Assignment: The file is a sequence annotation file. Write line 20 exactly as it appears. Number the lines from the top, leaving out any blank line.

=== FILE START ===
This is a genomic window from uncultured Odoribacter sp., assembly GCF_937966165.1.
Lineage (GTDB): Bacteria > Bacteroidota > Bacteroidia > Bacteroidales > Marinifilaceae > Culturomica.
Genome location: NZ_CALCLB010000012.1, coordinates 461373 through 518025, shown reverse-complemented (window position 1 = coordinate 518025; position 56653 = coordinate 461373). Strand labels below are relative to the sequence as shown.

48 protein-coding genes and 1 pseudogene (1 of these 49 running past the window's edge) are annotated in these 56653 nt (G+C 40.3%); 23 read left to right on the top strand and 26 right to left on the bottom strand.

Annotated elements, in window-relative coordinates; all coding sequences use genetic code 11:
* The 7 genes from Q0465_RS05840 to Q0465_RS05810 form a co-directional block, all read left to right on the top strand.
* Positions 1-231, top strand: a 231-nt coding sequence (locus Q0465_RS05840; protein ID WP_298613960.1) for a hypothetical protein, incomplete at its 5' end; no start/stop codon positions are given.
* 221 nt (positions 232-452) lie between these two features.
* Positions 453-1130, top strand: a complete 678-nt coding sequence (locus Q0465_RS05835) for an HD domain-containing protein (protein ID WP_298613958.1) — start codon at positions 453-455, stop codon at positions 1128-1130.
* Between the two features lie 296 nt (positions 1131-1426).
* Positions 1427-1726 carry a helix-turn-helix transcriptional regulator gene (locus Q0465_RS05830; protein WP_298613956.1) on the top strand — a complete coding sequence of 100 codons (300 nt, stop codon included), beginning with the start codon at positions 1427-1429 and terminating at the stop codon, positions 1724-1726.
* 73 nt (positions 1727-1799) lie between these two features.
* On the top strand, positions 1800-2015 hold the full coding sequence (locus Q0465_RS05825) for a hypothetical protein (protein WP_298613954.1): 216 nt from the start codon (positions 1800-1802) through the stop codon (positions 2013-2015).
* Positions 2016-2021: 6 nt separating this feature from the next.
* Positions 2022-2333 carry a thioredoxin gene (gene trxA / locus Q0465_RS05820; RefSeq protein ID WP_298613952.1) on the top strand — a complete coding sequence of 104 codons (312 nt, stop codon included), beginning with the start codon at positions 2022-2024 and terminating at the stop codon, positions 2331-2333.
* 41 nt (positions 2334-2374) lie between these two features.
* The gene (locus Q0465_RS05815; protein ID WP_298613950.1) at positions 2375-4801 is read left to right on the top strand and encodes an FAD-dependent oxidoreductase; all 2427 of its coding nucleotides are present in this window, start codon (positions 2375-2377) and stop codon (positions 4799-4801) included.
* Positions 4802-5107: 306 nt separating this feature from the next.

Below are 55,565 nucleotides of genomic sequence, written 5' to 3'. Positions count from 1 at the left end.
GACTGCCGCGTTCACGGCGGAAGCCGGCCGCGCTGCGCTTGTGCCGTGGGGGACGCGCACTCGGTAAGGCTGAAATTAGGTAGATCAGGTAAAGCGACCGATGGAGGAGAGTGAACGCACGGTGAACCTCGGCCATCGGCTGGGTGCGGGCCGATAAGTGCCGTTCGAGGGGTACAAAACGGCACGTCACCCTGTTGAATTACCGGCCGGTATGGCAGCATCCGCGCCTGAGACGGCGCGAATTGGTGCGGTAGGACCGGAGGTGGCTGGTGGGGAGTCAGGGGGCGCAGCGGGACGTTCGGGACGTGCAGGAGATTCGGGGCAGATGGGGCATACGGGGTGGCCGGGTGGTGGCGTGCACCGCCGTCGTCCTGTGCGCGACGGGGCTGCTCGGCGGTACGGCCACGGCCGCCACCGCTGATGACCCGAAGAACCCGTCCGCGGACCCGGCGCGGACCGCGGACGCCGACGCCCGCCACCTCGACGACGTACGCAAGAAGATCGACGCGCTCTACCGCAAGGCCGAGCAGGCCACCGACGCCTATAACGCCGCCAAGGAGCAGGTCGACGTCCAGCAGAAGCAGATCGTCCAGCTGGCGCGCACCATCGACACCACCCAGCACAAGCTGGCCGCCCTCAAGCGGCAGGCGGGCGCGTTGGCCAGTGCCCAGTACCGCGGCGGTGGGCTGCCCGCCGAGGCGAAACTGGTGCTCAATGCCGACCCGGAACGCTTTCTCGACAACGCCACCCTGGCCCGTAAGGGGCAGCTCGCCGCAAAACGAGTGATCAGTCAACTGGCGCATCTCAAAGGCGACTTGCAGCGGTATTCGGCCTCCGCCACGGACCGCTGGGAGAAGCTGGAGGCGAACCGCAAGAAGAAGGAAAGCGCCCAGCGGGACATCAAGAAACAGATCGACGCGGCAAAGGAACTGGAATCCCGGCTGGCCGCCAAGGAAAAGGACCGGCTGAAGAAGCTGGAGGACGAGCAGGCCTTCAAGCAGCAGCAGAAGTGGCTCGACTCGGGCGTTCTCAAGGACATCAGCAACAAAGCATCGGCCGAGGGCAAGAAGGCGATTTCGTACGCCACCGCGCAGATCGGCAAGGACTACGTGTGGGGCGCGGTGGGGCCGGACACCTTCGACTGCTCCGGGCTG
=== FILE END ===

GACTGCCGCGTTCACGGCGGAAGCCGGCCGCGCTGCGCTTGTGCCGTGGGGGACGCGCACTCGGTAAGGCTGAAATTAGGTAGATCAGGTAAAGCGACCGATGGAGGAGAGTGAACGCACGGTGAACCTCGGCCATCGGCTGGGTGCGGGCCGATAAGTGCCGTTCGAGGGGTACAAAACGGCACGTCACCCTGTTGAATTACCGGCCGGTATGGCAGCATCCGCGCCTGAGACGGCGCGAATTGGTGCGGTAGGACCGGAGGTGGCTGGTGGGGAGTCAGGGGGCGCAGCGGGACGTTCGGGACGTGCAGGAGATTCGGGGCAGATGGGGCATACGGGGTGGCCGGGTGGTGGCGTGCACCGCCGTCGTCCTGTGCGCGACGGGGCTGCTCGGCGGTACGGCCACGGCCGCCACCGCTGATGACCCGAAGAACCCGTCCGCGGACCCGGCGCGGACCGCGGACGCCGACGCCCGCCACCTCGACGACGTACGCAAGAAGATCGACGCGCTCTACCGCAAGGCCGAGCAGGCCACCGACGCCTATAACGCCGCCAAGGAGCAGGTCGACGTCCAGCAGAAGCAGATCGTCCAGCTGGCGCGCACCATCGACACCACCCAGCACAAGCTGGCCGCCCTCAAGCGGCAGGCGGGCGCGTTGGCCAGTGCCCAGTACCGCGGCGGTGGGCTGCCCGCCGAGGCGAAACTGGTGCTCAATGCCGACCCGGAACGCTTTCTCGACAACGCCACCCTGGCCCGTAAGGGGCAGCTCGCCGCAAAACGAGTGATCAGTCAACTGGCGCATCTCAAAGGCGACTTGCAGCGGTATTCGGCCTCCGCCACGGACCGCTGGGAGAAGCTGGAGGCGAACCGCAAGAAGAAGGAAAGCGCCCAGCGGGACATCAAGAAACAGATCGACGCGGCAAAGGAACTGGAATCCCGGCTGGCCGCCAAGGAAAAGGACCGGCTGAAGAAGCTGGAGGACGAGCAGGCCTTCAAGCAGCAGCAGAAGTGGCTCGACTCGGGCGTTCTCAAGGACATCAGCAACAAAGCATCGGCCGAGGGCAAGAAGGCGATTTCGTACGCCACCGCGCAGATCGGCAAGGACTACGTGTGGGGCGCGGTGGGGCCGGACACCTTCGACTGCTCCGGGCTG